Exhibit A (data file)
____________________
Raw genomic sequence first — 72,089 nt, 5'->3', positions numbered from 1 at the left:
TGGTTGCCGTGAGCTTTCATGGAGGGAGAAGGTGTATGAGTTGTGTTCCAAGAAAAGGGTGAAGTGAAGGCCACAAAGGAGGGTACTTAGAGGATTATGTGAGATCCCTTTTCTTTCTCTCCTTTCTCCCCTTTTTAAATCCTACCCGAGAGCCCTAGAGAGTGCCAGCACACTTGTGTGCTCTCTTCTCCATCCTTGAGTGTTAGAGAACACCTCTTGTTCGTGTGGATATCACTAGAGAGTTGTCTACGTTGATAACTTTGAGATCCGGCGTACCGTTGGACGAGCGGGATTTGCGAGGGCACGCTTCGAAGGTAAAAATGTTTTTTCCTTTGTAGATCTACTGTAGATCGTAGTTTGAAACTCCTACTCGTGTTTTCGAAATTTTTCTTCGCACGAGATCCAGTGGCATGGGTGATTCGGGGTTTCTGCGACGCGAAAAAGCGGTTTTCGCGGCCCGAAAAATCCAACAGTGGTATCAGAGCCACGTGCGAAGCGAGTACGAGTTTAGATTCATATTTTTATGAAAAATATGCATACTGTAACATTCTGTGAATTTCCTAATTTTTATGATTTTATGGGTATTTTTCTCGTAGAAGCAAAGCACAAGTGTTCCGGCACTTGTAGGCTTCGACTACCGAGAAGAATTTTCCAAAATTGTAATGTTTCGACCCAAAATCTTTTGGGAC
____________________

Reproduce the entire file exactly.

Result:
Raw genomic sequence first — 72,089 nt, 5'->3', positions numbered from 1 at the left:
TGGTTGCCGTGAGCTTTCATGGAGGGAGAAGGTGTATGAGTTGTGTTCCAAGAAAAGGGTGAAGTGAAGGCCACAAAGGAGGGTACTTAGAGGATTATGTGAGATCCCTTTTCTTTCTCTCCTTTCTCCCCTTTTTAAATCCTACCCGAGAGCCCTAGAGAGTGCCAGCACACTTGTGTGCTCTCTTCTCCATCCTTGAGTGTTAGAGAACACCTCTTGTTCGTGTGGATATCACTAGAGAGTTGTCTACGTTGATAACTTTGAGATCCGGCGTACCGTTGGACGAGCGGGATTTGCGAGGGCACGCTTCGAAGGTAAAAATGTTTTTTCCTTTGTAGATCTACTGTAGATCGTAGTTTGAAACTCCTACTCGTGTTTTCGAAATTTTTCTTCGCACGAGATCCAGTGGCATGGGTGATTCGGGGTTTCTGCGACGCGAAAAAGCGGTTTTCGCGGCCCGAAAAATCCAACAGTGGTATCAGAGCCACGTGCGAAGCGAGTACGAGTTTAGATTCATATTTTTATGAAAAATATGCATACTGTAACATTCTGTGAATTTCCTAATTTTTATGATTTTATGGGTATTTTTCTCGTAGAAGCAAAGCACAAGTGTTCCGGCACTTGTAGGCTTCGACTACCGAGAAGAATTTTCCAAAATTGTAATGTTTCGACCCAAAATCTTTTGGGAC